Wednesday, April 16, 2014

April 16: Starting to build the school in George Brook

After three flights and an exciting ferry ride, we arrived at our guest house at 9:30 pm. Santigie and Sara from the We Yone Child Foundation welcomed us with open arms at the airport. We were greeted with a lovely meal from our host, Ester, who had stayed up late to serve us. We all slept like the dead in clean sheets.

The volunteer team with Santigue (middle) and Sara (second from right)

Our first work day started with an awesome breakfast and then we headed to the George Brook work site. Our ride was courtesy of a BBC documentary film maker who was shooting footage on our job site that day. The Land Rover was nice but I doubt we will see that again! Most of the "cabs" here have failed safety or emissions tests everywhere else in the world, but they get us from our house to the job and back. To access the job site, we can drive as far as the George Brook football pitch and then it is a 10 minute walk up a hill to get to the school building.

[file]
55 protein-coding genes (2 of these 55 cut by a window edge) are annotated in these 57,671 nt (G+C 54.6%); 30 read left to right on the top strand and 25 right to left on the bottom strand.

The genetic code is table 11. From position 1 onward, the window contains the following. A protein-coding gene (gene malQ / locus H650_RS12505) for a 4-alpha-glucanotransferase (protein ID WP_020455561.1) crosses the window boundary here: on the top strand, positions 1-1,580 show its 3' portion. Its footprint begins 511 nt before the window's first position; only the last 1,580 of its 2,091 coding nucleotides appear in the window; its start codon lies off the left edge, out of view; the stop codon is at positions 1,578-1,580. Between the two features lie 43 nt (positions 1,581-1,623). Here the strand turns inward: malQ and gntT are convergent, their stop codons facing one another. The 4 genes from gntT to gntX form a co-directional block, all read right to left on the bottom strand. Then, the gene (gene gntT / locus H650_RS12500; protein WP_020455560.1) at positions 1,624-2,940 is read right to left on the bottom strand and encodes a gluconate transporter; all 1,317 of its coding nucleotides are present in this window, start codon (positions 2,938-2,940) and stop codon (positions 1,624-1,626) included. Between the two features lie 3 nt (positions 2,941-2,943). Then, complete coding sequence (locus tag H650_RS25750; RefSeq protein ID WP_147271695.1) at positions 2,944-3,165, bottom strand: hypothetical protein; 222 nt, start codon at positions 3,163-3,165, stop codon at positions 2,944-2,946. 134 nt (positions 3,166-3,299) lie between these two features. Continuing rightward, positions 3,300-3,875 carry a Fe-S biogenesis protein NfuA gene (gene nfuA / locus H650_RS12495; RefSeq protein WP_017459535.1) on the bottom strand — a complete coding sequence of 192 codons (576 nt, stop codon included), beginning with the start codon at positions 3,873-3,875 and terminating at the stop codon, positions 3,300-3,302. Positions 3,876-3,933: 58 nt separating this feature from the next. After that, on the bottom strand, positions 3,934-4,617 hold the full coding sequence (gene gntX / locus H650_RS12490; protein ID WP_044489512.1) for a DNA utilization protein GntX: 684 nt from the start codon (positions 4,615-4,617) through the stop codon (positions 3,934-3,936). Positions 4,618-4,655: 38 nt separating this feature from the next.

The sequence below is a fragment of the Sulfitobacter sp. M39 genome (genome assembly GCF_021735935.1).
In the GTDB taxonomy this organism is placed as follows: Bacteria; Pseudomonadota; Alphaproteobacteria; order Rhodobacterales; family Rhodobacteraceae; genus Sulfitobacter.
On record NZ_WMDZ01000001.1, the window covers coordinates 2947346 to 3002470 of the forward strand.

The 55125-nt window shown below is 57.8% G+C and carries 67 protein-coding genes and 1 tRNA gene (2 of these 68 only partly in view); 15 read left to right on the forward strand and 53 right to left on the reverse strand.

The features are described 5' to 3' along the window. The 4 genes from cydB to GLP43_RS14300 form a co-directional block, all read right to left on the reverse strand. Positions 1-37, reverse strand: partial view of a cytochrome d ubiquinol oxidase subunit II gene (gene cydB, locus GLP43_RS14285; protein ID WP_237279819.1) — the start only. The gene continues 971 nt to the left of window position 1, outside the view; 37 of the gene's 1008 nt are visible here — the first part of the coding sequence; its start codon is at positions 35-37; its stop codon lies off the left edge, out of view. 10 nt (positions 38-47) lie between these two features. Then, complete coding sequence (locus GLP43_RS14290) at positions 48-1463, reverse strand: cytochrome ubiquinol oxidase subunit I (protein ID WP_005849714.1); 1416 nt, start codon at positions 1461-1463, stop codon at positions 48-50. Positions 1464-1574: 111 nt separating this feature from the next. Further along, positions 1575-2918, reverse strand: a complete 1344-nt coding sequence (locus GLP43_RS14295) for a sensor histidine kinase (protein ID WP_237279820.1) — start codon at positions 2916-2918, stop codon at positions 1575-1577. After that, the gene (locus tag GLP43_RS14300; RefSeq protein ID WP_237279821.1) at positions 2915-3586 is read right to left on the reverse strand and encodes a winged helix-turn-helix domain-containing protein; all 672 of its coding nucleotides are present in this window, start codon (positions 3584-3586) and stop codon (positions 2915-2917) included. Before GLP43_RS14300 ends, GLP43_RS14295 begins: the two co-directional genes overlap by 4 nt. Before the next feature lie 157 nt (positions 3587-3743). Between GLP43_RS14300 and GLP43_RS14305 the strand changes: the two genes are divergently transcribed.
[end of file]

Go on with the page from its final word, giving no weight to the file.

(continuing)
When I was here last January, I visited the 18 feet by 40 feet former school building where 120 kids attended classes on dirt floors. The building was shifting off of the slope due to a missing retaining wall. The only light that came into the school was through the missing tin or hole created from the rusted out metal.

When we arrived on site, the old school building had been torn down and building had started on a proper wall. We sent some money ahead of this trip in order for the local crew to get started on the project. The new school will be twice the size as the former one and will be made of brick or concrete with proper doors windows, and a concrete floor.

The kids have the week off of school so they are helping pack sand, rocks and cement. We can tell that they are quite proud to be part of the building process of their school. There are also five skilled workers that work with us. The workers were quite taken aback that our female volunteers wanted to do the heavy lifting as well, but I think that today, on our third day on the site, they are starting to accept it.

The job site
Debbie Kasten shoveling at the retaining wall pitch
Jeremy Heighton working on the iron rods
Santigie and Tim Kasten stabilizing the rods

Tim on his way down to the pitch
The group relaxing before lunch
Tim making new friends

The power keeps going on and off here, but we will send more updates soon!

Tim Kasten
DWC Team Leader
Sierra Leone: April 2014

1 comment:

  1. Good job you guys! Looks amazing, we are praying for you.